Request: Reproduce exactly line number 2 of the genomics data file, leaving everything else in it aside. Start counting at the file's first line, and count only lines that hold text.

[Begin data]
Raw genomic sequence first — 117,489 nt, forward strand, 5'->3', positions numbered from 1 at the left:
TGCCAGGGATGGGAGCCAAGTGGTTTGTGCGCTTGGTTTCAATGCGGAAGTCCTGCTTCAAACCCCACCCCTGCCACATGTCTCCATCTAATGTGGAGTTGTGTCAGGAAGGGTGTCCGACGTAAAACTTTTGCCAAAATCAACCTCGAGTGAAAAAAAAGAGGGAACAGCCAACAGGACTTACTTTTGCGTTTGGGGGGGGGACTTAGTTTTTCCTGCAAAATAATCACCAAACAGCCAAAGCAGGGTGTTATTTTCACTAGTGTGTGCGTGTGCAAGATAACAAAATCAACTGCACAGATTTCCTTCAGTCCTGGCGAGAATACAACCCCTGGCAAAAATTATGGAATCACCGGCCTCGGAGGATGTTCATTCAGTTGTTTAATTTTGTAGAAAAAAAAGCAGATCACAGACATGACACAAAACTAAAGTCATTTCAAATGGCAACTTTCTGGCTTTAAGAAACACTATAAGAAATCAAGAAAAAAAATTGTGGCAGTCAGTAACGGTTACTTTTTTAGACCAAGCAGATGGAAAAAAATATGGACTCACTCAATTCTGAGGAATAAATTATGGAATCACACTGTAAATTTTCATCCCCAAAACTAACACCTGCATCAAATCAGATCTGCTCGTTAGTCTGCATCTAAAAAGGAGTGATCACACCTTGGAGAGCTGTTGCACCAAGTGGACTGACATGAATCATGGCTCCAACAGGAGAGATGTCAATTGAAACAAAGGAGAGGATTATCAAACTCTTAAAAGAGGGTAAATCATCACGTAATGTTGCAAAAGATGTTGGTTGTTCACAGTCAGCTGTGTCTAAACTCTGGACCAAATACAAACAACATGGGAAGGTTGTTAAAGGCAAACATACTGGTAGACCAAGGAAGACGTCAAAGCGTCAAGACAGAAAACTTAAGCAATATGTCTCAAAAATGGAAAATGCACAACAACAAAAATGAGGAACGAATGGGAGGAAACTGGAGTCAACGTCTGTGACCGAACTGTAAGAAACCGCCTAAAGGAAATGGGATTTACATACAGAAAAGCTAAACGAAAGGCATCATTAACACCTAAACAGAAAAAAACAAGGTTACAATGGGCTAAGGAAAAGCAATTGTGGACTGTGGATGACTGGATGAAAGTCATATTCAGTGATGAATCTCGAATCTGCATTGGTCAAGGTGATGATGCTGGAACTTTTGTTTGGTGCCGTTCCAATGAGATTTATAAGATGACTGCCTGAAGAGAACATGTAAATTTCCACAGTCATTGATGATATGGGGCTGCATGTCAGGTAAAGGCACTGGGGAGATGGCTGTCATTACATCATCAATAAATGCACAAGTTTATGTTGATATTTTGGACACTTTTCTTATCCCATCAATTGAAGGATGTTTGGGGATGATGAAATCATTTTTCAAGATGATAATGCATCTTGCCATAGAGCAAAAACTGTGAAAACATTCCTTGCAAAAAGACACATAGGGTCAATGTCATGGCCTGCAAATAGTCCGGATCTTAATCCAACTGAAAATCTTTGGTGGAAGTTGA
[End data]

TGCCAGGGATGGGAGCCAAGTGGTTTGTGCGCTTGGTTTCAATGCGGAAGTCCTGCTTCAAACCCCACCCCTGCCACATGTCTCCATCTAATGTGGAGTTGTGTCAGGAAGGGTGTCCGACGTAAAACTTTTGCCAAAATCAACCTCGAGTGAAAAAAAAGAGGGAACAGCCAACAGGACTTACTTTTGCGTTTGGGGGGGGGACTTAGTTTTTCCTGCAAAATAATCACCAAACAGCCAAAGCAGGGTGTTATTTTCACTAGTGTGTGCGTGTGCAAGATAACAAAATCAACTGCACAGATTTCCTTCAGTCCTGGCGAGAATACAACCCCTGGCAAAAATTATGGAATCACCGGCCTCGGAGGATGTTCATTCAGTTGTTTAATTTTGTAGAAAAAAAAGCAGATCACAGACATGACACAAAACTAAAGTCATTTCAAATGGCAACTTTCTGGCTTTAAGAAACACTATAAGAAATCAAGAAAAAAAATTGTGGCAGTCAGTAACGGTTACTTTTTTAGACCAAGCAGATGGAAAAAAATATGGACTCACTCAATTCTGAGGAATAAATTATGGAATCACACTGTAAATTTTCATCCCCAAAACTAACACCTGCATCAAATCAGATCTGCTCGTTAGTCTGCATCTAAAAAGGAGTGATCACACCTTGGAGAGCTGTTGCACCAAGTGGACTGACATGAATCATGGCTCCAACAGGAGAGATGTCAATTGAAACAAAGGAGAGGATTATCAAACTCTTAAAAGAGGGTAAATCATCACGTAATGTTGCAAAAGATGTTGGTTGTTCACAGTCAGCTGTGTCTAAACTCTGGACCAAATACAAACAACATGGGAAGGTTGTTAAAGGCAAACATACTGGTAGACCAAGGAAGACGTCAAAGCGTCAAGACAGAAAACTTAAGCAATATGTCTCAAAAATGGAAAATGCACAACAACAAAAATGAGGAACGAATGGGAGGAAACTGGAGTCAACGTCTGTGACCGAACTGTAAGAAACCGCCTAAAGGAAATGGGATTTACATACAGAAAAGCTAAACGAAAGGCATCATTAACACCTAAACAGAAAAAAACAAGGTTACAATGGGCTAAGGAAAAGCAATTGTGGACTGTGGATGACTGGATGAAAGTCATATTCAGTGATGAATCTCGAATCTGCATTGGTCAAGGTGATGATGCTGGAACTTTTGTTTGGTGCCGTTCCAATGAGATTTATAAGATGACTGCCTGAAGAGAACATGTAAATTTCCACAGTCATTGATGATATGGGGCTGCATGTCAGGTAAAGGCACTGGGGAGATGGCTGTCATTACATCATCAATAAATGCACAAGTTTATGTTGATATTTTGGACACTTTTCTTATCCCATCAATTGAAGGATGTTTGGGGATGATGAAATCATTTTTCAAGATGATAATGCATCTTGCCATAGAGCAAAAACTGTGAAAACATTCCTTGCAAAAAGACACATAGGGTCAATGTCATGGCCTGCAAATAGTCCGGATCTTAATCCAACTGAAAATCTTTGGTGGAAGTTGA